Such data can include box scores, player matchups, animated playbooks, shot/hit/pitch charts, historical information, and offense-defense statistics. In a concert venue, for example, as opposed to a sporting event, information pertaining to a particular musical group can be also transferred to the hand held device, along with advertising or sponsor information. Note that both the video data and other data described above generally comprise types of venue-based data. Venue-based data, as referred to herein, may include data and information, such as video, audio, advertisements, promotional information, propaganda, historical information, statistics, event scheduling, and so forth, associated with a particular venue and generally not retrievable through public networks.

Such information can be transmitted together with video data received from data transmitter 112. Such information may be displayed as streaming data within display area 61 of hand held device 60 or simply stored in a database within hand held device 60 for later retrieval by the user. An example of a wireless network that may be utilized to implement wireless network 152 can be Bluetooth, which is described in greater detail herein, and was conceived originally to make up for the shortcomings of infrared technologies (IR). Because IR cannot be utilized to penetrate walls, carry data heavy signals, or operate within devices that are not in line of sight, Bluetooth, which is becoming well-known the art, can be configured as or with wireless network 152.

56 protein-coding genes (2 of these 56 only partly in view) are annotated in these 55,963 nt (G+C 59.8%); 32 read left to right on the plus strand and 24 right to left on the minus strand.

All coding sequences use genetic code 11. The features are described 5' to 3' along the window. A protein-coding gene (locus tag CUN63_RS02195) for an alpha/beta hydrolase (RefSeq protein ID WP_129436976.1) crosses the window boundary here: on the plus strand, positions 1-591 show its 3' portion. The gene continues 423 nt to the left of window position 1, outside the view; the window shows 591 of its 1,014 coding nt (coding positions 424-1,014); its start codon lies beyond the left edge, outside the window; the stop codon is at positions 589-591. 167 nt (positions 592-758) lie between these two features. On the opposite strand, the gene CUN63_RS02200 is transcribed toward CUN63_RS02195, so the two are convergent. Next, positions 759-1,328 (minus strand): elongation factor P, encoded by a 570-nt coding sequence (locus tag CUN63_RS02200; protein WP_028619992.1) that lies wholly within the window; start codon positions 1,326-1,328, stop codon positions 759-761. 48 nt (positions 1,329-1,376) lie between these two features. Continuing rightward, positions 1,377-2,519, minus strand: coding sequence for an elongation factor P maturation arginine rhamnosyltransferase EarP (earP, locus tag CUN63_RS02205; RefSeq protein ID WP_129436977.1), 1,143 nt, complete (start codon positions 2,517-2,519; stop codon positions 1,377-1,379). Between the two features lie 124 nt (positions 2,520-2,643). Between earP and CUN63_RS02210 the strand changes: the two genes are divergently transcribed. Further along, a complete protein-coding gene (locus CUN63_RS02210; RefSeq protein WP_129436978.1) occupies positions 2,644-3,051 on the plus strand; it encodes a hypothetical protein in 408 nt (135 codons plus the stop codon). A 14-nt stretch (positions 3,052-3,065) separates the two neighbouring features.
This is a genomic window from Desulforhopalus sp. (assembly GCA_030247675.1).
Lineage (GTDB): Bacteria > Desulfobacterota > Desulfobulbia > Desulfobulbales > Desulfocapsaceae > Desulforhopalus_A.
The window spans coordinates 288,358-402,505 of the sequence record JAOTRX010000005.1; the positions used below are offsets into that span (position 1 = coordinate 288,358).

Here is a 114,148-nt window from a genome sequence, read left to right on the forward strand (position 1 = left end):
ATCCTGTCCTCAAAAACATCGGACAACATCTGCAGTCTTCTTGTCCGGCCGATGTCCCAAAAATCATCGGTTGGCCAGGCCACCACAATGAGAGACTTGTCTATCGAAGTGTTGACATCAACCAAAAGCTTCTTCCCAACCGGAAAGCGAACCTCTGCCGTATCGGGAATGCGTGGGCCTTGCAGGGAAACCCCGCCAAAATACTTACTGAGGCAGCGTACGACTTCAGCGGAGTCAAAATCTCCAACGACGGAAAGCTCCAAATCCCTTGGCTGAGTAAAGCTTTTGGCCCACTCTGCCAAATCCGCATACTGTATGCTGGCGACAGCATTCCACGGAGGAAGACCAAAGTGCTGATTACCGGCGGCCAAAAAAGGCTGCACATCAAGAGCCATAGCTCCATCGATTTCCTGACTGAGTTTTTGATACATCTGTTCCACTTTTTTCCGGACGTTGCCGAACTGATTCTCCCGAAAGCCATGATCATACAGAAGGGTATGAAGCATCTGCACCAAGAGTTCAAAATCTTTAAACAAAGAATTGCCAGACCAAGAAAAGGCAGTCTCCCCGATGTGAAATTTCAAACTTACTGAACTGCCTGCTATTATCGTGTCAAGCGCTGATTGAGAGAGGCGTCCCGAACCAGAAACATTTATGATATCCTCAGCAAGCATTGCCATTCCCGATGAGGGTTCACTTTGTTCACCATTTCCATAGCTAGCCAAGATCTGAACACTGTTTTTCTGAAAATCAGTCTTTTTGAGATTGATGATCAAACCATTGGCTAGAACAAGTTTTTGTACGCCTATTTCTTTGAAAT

FIG. 10 illustrates an entity diagram 170 depicting network attributes of wireless network 152 that may be utilized in accordance with one or more embodiments. Wireless network 152 of FIG. 10 is analogous to wireless network 152 of FIG. 9. Wireless network 152 as illustrated in FIG. 10 can be configured as a variety of possible wireless networks. Thus, entity diagram 170 illustrates attributes of wireless network 152, which may or may not be exclusive of one another.

Those skilled in the art can appreciate that a variety of possible wireless communications and networking configurations may be utilized to implement wireless network 152. Wireless network 152 may be, for example, implemented according to a variety of wireless protocols, including cellular, Bluetooth, and RF or direct IR communications. Wireless network 152 can be implemented as a single network type (e.g., Bluetooth) or a network based on a combination of network types (e.g., GSM, CDMA, etc).